The boats kept coming, and the cement space quickly filled up!  The schoolmaster came with the keys, and was able to unlock the room for the medical brigade, but the room for the kid’s ministry had some kind of lock on the inside.  A kid climbed up the wall and reached through with a piece of wood and got the door open.  All the kids entered the room at once, yelling and running in circles.  They were SO happy!

And, this is where it started to get interesting.  Literally, a few of the kids understood Spanish… but the rest… not so much!

I found one of Leo’s friends, Nehemias, and asked him to help translate for us.  He was more than willing!  We started out playing one of our favorite games, “come, little sheep, come!”.  Daniel and Sara are amazing at this game!!! We then talked about how Jesus is the good shepherd, and how He protects us from all the evil around us.  We taught the kids how to draw a little sheep head and the had a good time gluing cotton balls on their little sheep bodies.

As we continued with our childrens’ ministry, it got even harder to work with a translator.  Personally, I LOVE that our students have to struggle with this!  They are so used to BEING the translators for teams and preachers that come to visit, that the experience they have actually needing to be translated for is so valuable!  My favorite part was when we were teaching the kids how to say John 3:16.  Nehemias would say a part, and then the kids would repeat after him.  They repeated everything… the words and his vocal inflection!  The Tikuna language is so beautiful!

After all the children’s ministry was over, we made sure that everyone got their oatmeal and cookies.  Then, Lili took a model of teeth and a giant toothbrush to show the kids how to properly brush their teeth.  It was precious!  She asked for volunteers to come up and model it as well, to show that they had learned.  Then, it was chaos as we started handing out the toothbrushes and little gifts.  We tried our hardest to have the kids form a line, but that didn’t work.  Then, we had them go back into the room and sit down to wait, and that mostly worked, but as soon as we gave a gift to one kid who wasn’t sitting down, we were mobbed all over again.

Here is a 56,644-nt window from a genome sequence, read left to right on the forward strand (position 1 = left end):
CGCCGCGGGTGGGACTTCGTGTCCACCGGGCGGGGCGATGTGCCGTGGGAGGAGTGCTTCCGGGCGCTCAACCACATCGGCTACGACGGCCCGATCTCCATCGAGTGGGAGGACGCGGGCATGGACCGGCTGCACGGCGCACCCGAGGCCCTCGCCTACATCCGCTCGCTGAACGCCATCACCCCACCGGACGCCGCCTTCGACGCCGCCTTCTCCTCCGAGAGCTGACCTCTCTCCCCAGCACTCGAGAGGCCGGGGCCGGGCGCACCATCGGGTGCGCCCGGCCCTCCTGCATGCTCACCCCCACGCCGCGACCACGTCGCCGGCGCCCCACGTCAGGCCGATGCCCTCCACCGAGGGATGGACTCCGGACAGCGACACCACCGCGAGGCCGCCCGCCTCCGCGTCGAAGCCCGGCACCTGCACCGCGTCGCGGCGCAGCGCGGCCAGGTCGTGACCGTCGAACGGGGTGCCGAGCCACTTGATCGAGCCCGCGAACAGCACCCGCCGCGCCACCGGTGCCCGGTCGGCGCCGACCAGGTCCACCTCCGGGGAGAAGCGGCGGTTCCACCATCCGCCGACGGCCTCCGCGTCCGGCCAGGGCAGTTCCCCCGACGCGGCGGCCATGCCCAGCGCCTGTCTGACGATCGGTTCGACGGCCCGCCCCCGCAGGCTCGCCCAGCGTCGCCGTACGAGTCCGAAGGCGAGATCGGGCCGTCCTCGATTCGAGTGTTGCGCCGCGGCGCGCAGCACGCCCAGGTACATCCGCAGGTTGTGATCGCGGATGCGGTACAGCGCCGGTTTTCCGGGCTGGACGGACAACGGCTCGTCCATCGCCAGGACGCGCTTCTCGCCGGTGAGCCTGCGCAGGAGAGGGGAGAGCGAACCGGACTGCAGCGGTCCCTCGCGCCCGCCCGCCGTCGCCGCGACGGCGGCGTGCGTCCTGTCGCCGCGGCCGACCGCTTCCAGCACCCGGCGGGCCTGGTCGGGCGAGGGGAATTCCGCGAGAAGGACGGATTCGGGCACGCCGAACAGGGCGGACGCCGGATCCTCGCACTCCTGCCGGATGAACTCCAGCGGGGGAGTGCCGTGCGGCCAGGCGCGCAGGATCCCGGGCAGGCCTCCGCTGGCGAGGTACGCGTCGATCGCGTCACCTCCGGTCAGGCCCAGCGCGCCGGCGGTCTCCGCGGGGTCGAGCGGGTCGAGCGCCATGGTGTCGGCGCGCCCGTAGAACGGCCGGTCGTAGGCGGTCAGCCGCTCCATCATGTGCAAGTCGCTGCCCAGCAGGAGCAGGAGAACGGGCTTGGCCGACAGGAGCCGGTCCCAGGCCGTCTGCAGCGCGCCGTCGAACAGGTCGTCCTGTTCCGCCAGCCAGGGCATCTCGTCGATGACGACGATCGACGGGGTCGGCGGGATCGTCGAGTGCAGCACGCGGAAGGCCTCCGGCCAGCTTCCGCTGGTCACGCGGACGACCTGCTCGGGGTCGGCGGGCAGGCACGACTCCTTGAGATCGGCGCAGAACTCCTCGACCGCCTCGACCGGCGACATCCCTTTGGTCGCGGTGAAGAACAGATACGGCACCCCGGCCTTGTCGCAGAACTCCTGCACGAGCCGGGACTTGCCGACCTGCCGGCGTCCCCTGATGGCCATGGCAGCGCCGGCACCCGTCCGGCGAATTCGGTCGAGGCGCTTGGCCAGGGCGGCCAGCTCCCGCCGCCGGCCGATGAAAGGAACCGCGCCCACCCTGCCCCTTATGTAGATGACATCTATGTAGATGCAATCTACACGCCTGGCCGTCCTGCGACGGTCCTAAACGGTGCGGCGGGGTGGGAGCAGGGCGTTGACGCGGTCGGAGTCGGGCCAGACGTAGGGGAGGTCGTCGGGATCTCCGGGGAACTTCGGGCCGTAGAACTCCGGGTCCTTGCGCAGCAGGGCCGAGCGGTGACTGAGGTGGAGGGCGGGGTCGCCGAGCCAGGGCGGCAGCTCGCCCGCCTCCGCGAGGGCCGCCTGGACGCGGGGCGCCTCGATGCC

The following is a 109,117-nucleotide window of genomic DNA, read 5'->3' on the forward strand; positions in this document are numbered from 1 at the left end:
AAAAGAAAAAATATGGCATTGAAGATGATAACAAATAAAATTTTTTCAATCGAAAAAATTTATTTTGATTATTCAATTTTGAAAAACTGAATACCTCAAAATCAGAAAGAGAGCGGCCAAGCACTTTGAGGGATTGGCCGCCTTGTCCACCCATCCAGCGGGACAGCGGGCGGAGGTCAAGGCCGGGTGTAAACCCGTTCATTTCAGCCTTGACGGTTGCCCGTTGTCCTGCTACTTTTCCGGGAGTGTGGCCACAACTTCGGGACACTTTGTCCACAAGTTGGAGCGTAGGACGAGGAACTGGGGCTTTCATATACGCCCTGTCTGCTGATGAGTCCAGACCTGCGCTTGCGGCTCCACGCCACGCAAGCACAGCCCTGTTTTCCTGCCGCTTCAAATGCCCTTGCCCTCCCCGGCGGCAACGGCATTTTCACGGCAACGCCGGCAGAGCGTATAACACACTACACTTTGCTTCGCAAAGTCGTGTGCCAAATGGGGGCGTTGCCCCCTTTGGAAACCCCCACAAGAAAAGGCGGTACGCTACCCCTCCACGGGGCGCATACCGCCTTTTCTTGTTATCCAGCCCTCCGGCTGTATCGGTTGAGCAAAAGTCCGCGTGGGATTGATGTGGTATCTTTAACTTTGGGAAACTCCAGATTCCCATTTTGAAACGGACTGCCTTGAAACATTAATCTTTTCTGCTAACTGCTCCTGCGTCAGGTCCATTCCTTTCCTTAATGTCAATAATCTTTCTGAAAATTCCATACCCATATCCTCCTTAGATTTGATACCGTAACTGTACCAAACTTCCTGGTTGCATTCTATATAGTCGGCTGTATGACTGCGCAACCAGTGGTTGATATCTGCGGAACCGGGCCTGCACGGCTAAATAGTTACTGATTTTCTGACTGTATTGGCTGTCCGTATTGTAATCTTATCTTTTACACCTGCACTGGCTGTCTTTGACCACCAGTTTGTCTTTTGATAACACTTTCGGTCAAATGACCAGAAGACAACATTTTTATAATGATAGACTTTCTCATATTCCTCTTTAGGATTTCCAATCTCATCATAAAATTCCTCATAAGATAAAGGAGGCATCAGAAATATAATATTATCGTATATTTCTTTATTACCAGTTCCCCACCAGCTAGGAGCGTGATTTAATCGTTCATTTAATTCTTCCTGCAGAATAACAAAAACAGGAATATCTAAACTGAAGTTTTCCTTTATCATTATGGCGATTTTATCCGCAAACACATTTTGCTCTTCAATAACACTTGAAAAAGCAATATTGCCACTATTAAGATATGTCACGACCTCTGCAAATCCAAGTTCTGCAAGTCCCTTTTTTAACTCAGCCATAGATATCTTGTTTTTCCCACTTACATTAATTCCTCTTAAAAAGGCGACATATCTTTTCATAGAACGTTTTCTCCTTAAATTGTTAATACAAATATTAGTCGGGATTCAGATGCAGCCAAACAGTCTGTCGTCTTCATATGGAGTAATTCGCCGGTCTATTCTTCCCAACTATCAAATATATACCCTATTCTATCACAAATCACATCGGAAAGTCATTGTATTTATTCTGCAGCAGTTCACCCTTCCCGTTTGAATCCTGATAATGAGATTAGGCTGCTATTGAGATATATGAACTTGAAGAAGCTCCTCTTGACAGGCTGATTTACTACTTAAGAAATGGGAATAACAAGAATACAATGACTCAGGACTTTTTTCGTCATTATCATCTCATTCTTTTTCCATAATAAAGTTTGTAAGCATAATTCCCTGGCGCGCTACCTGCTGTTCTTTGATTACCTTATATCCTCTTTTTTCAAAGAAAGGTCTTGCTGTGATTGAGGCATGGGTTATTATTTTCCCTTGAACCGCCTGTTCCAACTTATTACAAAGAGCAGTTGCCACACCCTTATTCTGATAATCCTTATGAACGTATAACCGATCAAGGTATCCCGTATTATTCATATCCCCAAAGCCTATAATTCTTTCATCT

The little girls got beautiful barrettes for their hair, and the boys got little toy animals that grow in the water.  Some kids got little flute whistles that we could hear even late into the evening.

Once again, the students did a phenomenal job!  Diana and Mafe decided to stay with the medical brigade and help Hector pull teeth.  They were having such a fun time!  Laura was helping bathe the babies with fevers, while Lili was painting all the womens’ fingernails.   I was so impressed with each person on the team and how they found the place where they could serve the best!

All morning, we gave everything that we were to love the kids and teach them these valuable stories!   We were ready for lunch when the time came!

Once again, Andrew helped pull us back to the pastor’s house so we could eat.  Most of the people had already seen the doctors, and were just waiting in line for the dentist.  So, we decided that it would be wise for us to try to go to another village to help them with medicine after lunch.

Monica knew of another village just down-river, so we loaded up whatever medicine we could fit and were on our way.

The river was so full!  We passed house after house that the water had damaged or entered, and some of them seemed deserted.  We also passed random houses with anywhere from 5-15 people.

On our way, we had to stop at a floating police station on the side of the river.  Liz and I started sweating a little bit because we left all of our paperwork back in 2 de Mayo, and without proper documentation, they could’ve fined us!  They just wanted to see who we were, and what we were doing.  When we told them we could give them medicine on our return trip, they let us go, no problem.  What a relief!